Australians claim to love a laugh, but there’s only a handful of events where we accept comedy as a natural part of proceedings: footie pie nights, the best man’s speech at a wedding and elections. Exactly how elections made it onto that list remains a mystery, though most likely having Norman Gunston on-site at the biggest political upheaval this nation has ever seen – Gough Whitlam’s dismissal in 1975 – presumably played a part.
Recent elections have seen The Chaser dominate the comedy coverage, but this year we’re spoilt for choice. There’s now a half-dozen or so shows joining the ABC comedy veterans in mocking both our would-be leaders and democracy itself. But with so much on offer, which shows are worth your while?
Clarke & Dawe
Australia’s sharpest comedy duo have been serving it up to Australia’s politicians for over 25 years. Their humour is mostly verbal (once you get past the joke that while Clarke is supposedly doing impressions, he gives the exact same performance each and every week), but their wordplay is first class, and while Dawe is a great straight man it’s Clarke’s sly charm that makes the lies and double-talk they’re sending up so much fun to watch.
Shaun Micallef’s Mad as Hell
Rumour had it that the ABC’s plans for election year 2016 – back when the election was expected in the second half of the year – centred around a one-two punch of The Chaser and Gruen Nation. Strangely, Mad as Hell was pushed to the start of the year, seemingly to avoid the election, but when Malcolm Turnbull went to the polls early he did us all a favour. Even without Bill Shorten’s zingers, Micallef and company have relished sinking their teeth into the heightened insanity of an election campaign.
Mad as Hell’s secret weapon is that Micallef doesn’t have to cover politics wall-to-wall in any given week if there’s nothing funny to say, and there are enough regular characters to keep the relentless sameness of election coverage fresh. It doesn’t hurt that over its five seasons Mad as Hell has displayed some of the sharpest comedy writing in the country; having it running during an election makes us all winners.
The Chaser’s Election Desk
The announcement of a double dissolution election seemingly caught The Chaser off guard, forcing them to cut short a series of The Checkout to shift their focus to election hijinks. It’s hard to know whether it’s the short preparation time or general fatigue that’s left The Election Desk seeming a little uninspired, but it’s hard to deny the team isn’t firing on all cylinders at the moment.
Election pranks are always hit-and-miss but none have really scored to date (unless having the Chaser team manhandled by security is your idea of funny), while having 11 on-air hosts is a joke that stopped being funny halfway through episode one. Elements still work – especially Andrew Hansen and Chas Licciardello’s media segments (someone give them their own show to replace Gruen) – but this isn’t up there with The Chaser’s best work.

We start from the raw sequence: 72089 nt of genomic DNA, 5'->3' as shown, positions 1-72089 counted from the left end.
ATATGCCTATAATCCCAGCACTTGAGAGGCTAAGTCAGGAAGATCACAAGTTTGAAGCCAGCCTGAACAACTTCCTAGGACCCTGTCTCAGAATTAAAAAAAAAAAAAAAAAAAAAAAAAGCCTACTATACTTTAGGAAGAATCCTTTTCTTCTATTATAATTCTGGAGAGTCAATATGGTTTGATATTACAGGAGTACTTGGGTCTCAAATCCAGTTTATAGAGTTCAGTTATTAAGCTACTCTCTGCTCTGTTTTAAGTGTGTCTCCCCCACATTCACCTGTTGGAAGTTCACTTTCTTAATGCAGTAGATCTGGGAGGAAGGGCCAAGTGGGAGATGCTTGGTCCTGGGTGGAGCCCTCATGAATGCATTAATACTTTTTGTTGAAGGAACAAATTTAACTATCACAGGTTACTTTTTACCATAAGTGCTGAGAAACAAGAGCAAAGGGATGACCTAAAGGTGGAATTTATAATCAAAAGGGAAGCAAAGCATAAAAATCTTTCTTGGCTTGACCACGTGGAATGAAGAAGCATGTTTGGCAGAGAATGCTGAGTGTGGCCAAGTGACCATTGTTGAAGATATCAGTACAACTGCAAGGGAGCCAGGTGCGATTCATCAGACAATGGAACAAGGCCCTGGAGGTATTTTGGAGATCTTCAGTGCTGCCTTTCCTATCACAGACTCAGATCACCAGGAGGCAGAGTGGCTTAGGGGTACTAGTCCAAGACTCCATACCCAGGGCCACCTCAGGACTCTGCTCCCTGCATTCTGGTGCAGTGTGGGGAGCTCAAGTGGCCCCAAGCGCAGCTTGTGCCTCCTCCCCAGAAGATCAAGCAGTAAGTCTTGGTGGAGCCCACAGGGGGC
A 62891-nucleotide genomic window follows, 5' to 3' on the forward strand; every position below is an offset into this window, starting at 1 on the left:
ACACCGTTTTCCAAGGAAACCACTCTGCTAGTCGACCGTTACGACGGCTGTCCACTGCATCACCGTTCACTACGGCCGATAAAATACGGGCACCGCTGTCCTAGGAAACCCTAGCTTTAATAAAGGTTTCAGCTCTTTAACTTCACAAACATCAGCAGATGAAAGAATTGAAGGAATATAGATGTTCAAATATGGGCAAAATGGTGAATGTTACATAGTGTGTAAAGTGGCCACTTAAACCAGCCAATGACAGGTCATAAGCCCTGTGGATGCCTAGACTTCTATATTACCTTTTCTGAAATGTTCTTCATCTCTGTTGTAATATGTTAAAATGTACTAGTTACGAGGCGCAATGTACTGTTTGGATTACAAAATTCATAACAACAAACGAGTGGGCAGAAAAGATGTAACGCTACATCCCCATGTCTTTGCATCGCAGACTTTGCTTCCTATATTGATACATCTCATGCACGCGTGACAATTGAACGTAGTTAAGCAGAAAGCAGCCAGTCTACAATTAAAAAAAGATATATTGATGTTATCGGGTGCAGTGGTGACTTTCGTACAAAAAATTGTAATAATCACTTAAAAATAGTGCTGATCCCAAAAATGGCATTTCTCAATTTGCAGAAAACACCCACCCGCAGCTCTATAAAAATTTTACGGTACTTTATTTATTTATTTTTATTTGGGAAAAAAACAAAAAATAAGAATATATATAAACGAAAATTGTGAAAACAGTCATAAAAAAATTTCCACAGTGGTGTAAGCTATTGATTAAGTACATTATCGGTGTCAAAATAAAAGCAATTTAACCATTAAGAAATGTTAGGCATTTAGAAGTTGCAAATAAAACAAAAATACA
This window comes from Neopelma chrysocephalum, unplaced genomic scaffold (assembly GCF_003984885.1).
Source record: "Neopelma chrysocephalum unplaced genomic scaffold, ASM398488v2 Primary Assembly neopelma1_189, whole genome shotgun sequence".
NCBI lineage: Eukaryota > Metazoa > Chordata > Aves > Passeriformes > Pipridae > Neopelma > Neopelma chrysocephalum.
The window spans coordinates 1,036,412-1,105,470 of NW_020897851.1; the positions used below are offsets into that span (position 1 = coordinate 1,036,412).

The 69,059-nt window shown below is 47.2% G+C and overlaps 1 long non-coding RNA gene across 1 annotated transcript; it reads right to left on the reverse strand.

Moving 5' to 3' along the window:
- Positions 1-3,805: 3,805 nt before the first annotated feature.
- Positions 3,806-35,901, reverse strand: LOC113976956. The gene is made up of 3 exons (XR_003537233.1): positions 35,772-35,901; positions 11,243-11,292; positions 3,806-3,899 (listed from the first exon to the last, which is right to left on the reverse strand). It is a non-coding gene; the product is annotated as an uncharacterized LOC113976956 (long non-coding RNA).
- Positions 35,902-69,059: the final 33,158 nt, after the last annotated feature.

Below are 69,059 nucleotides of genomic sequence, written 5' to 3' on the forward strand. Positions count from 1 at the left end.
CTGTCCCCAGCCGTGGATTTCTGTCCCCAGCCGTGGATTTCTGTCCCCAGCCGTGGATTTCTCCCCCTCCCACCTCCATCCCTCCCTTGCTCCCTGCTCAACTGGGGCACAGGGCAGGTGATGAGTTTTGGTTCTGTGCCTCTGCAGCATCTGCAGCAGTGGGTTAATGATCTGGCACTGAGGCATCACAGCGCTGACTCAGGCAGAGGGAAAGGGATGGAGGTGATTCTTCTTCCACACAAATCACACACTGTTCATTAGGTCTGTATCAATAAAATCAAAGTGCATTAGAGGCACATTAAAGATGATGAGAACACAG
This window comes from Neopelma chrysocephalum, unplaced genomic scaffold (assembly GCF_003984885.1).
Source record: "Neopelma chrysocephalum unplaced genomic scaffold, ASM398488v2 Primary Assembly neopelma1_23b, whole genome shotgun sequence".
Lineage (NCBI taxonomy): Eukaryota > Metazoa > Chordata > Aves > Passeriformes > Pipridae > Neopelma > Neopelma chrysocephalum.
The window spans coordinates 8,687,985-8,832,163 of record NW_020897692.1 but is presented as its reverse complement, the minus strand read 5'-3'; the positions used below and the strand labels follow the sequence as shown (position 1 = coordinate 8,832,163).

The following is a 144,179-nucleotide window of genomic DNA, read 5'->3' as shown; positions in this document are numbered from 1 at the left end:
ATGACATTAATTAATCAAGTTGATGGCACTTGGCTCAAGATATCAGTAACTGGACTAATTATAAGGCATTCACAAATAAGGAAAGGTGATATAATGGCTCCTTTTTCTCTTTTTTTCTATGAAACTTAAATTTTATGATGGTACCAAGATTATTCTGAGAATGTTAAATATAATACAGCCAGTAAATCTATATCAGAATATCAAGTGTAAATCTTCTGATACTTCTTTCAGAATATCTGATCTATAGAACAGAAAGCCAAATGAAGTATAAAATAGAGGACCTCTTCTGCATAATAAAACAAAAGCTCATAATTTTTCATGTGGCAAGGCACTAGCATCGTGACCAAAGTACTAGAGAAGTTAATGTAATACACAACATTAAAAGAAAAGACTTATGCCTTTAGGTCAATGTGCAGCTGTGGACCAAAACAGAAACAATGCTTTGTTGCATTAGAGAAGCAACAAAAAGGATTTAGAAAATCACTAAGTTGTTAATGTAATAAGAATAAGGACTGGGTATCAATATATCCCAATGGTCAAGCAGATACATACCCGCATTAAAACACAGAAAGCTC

SBS’s “news without the boring bits” is exactly the kind of show that shines during an election. A lot of election comedy is basically just straight reporting on the sillier things taking place during the election, and it’s surprising just how much comedy spin you can create from putting some wacky music under a relatively straight news report.
One-time Roast host Mark Humphries brings a bit of edge to proceedings as well – his recent fake election ad, “The Whitening of the Liberal Party”, managed to both send up a dodgy campaign ad and make a decent point, which is the kind of thing we could do with more of this election.
The Feed is also hitting the road, broadcasting four election specials in the lead up to the vote.
Sammy J’s Playground Politics
The premise is simple: Sammy J (appearing sans his puppet partner, Randy) takes a few minutes each day to explain an aspect of Australian politics Play School-style. Whether it’s been Bill Shorten’s flying bus (“everyone knows you can’t launch something if it doesn’t have wings”) versus the Blue-Tie Baron or a special guest appearance from Satan, the results have been hilarious. Sammy J’s spot-on performance really sells the jokes, too - turns out that slightly condescending tone Play School presenters use is a perfect fit for political coverage.
The Goddam Election! with John Safran
Having Safran back on our screens is always good news, and with The Goddam Election! he promises to take a slightly different tack by focusing on the minor parties and the role that religion plays in setting their agendas. Beginning his investigation with the rise of anti-Islam parties, this special promises to see Safran on the front line at race rallies, door-stopping Pauline Hanson and attending Church services with radical anti-Muslim groups who also turn out to be surprisingly multicultural in their make-up. It sounds like classic Safran.
Missed The Goddam Election! with John Safran? Catch up on SBS On Demand and watch the full program below: